RE­FLEC­TIVE MO­MENTS

Foil plates and mar­garine tubs might come in handy

Moose Jaw Express.com - - News - Joyce Wal­ter can be reached at ron­[email protected]­tel.net

Some fact-check­ing is re­quired but if mem­ory isn’t fail­ing me, one of the res­o­lu­tions I made to my­self at the be­gin­ning of 2018 was to be less of a pack-rat to show some mea­sure of the neat­ness passed down from the an­ces­tors.

It is now time to do an anal­y­sis of the suc­cess of that par­tic­u­lar res­o­lu­tion.

Ver­dict, with 1 be­ing poor and 10 be­ing be­yond ex­pec­ta­tions — I’m just lucky a mi­nus 1 wasn’t of­fered as a choice. In other words, I have failed mis­er­ably to down­size the amount of “stuff” that is deemed nec­es­sary to the smooth op­er­a­tion of the house­hold. House­mate has sug­gested my predilec­tion to sav­ing or hoard­ing ev­ery­thing that comes within my sight comes from the fact my par­ents en­dured some very poor and dif­fi­cult times and that waste not, want not men­tal­ity was passed down to me. It was one of the lessons in which I re­ceived top marks.

He might laugh at me for sav­ing what I do, but whereas my Mom would save pieces of foil for use a sec­ond time, my foil fetish is an im­pres­sive col­lec­tion of foil pie plates, foil bak­ing dishes, and foil dishes suit­able for car­ry­ing to a potluck sup­per, and home again. He for­gets, in his quest to en­cour­age me to get rid of some of my col­lec­tion, that I did share dozens of pie plates with my friend, who re­turns them to me with pies — so it isn’t en­tirely my fault that my stash stays about the same size.

Plas­tic con­tain­ers have a place of hon­our in our cup­boards, and in bags down­stairs in the stor­age room. House­mate has of­fered to donate some of these con­tain­ers to wor­thy causes and lo­cal char­i­ties and I don’t hes­i­tate to of­fer some, but def­i­nitely not the mar­garine tubs, the sour cream dishes, not even the see-through bins that con­tained glazed fruits and peels. And he def­i­nitely hasn’t con­vinced me to throw out the higher-class brands of con­tain­ers like Glad and Zi­plock and Tup­per Ware. Why just be­fore Christ­mas I dug out some of those con­tain­ers and used 15 of them to make my Christ­mas pud­ding. What would I have done if I hadn’t stashed them away down­stairs? He shakes his head and walks away.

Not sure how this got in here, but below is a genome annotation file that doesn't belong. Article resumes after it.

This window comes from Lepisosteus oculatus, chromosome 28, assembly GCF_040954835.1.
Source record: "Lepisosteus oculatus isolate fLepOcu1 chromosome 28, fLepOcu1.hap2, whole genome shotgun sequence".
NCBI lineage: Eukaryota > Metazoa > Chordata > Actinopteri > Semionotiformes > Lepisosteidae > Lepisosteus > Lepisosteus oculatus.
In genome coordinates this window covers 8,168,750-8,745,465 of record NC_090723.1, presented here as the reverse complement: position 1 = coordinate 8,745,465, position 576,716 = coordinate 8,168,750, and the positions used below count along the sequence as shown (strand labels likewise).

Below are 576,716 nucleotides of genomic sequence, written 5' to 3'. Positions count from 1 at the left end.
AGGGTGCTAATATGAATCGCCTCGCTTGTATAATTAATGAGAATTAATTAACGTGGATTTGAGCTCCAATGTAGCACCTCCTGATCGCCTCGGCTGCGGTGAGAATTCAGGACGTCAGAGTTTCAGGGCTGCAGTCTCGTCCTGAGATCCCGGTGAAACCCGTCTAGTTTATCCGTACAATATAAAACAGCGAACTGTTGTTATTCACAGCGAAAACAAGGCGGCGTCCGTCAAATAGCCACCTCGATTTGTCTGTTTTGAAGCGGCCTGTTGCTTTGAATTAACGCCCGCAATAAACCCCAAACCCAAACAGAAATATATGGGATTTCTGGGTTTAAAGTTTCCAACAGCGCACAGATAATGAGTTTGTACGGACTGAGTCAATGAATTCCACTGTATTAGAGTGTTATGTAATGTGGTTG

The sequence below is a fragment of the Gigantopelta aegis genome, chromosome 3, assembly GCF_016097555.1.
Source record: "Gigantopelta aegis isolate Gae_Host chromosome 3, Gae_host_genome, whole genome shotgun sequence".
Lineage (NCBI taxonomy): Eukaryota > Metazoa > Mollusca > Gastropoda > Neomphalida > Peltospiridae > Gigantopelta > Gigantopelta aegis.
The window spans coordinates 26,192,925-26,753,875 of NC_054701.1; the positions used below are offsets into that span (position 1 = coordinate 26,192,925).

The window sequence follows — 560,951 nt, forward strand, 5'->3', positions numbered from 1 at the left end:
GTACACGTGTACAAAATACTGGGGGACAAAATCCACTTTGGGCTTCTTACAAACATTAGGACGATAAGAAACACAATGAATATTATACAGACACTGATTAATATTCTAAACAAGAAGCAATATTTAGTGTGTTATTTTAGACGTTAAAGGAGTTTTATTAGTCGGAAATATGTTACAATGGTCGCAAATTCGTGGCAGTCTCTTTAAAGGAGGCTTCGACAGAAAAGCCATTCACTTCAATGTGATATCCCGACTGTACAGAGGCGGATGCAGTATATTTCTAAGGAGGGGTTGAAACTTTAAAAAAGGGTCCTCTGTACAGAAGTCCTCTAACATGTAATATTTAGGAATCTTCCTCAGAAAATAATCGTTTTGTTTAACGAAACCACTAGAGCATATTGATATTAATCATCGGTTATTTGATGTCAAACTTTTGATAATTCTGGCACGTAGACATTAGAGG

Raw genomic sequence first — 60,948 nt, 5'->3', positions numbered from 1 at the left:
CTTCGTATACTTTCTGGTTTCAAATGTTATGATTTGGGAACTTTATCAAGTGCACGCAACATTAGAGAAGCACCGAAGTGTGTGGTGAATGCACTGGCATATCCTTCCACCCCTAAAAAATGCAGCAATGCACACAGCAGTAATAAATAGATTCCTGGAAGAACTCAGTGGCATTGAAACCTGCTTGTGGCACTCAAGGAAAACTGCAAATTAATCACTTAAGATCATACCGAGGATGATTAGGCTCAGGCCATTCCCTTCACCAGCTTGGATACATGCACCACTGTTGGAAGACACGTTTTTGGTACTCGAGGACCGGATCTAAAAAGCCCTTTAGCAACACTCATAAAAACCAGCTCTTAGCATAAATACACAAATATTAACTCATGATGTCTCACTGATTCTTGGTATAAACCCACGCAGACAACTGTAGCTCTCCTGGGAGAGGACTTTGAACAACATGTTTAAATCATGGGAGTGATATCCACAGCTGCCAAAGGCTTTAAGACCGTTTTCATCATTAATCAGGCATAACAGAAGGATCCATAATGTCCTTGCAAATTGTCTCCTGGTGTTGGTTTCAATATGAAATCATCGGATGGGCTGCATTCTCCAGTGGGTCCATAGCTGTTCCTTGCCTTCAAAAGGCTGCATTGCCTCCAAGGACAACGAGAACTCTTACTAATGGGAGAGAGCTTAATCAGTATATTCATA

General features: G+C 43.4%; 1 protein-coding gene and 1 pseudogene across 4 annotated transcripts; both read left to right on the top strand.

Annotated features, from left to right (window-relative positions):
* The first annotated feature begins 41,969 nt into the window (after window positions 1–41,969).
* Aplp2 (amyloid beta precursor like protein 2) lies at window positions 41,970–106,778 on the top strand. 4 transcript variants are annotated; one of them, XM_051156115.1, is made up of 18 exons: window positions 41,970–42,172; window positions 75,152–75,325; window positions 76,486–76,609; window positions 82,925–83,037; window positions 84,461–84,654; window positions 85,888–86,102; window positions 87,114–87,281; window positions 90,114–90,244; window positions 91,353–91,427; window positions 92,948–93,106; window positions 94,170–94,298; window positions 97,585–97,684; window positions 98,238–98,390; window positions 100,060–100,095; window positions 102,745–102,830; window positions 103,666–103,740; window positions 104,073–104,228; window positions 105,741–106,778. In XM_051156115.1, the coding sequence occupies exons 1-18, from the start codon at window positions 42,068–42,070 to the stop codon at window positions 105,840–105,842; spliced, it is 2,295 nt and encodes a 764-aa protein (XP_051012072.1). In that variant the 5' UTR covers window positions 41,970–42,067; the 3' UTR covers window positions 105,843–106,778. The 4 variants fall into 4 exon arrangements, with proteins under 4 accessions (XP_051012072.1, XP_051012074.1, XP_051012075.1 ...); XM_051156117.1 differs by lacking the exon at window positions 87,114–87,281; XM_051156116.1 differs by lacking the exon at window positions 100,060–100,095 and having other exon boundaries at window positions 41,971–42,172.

We have tow­els and face cloths and pil­low cases that each of us brought into the mar­riage and some we re­ceived as wed­ding gifts. I have a sen­ti­men­tal at­tach­ment to then, re­mem­ber­ing the names of the old friends who gifted us, and sadly, are no longer with us. Is it too much to hon­our their mem­o­ries by keep­ing a towel with a hole in the mid­dle or a dish towel on which the liq­uid em­broi­dery has faded com­pletely away?

I ad­mit our liv­ing-room is a catch-all for boxes and bags, much of it ma­te­ri­als needed up­stairs on a reg­u­lar ba­sis and brought up from the base­ment to save me from go­ing up and down the steps. Many boxes con­tain printed ma­te­ri­als and pa­pers from some or­ga­ni­za­tions to which I be­long. Even with com­put­ers and dig­i­tal ca­pa­bil­i­ties, I like to have a pa­per copy avail­able, just in case the power goes off. Cer­tainly I am some­what dis­grun­tled at my lack of down­siz­ing suc­cess and do of­fer apolo­gies to any­one who hap­pens to drop by. “Come in if you can get in,” is a com­mon phrase of­fered at the doorstep, usu­ally to peo­ple who have known us for decades and won’t be shocked to see the things I keep, and where I keep them. Oth­ers who drop by might not get off the step. And now they know why. And about the stand-up vac­uum: it is in a handy spot, act­ing as it does as a hanger for a coat or two. And if the urge to clean strikes, I don’t have to search for it or to re­mem­ber in which room it is stored.

So, have I made a sim­i­lar res­o­lu­tion to throw out stuff this new year? Per­haps. A re­port next year at this time will re­veal the full an­swer. For Moose Jaw Ex­press

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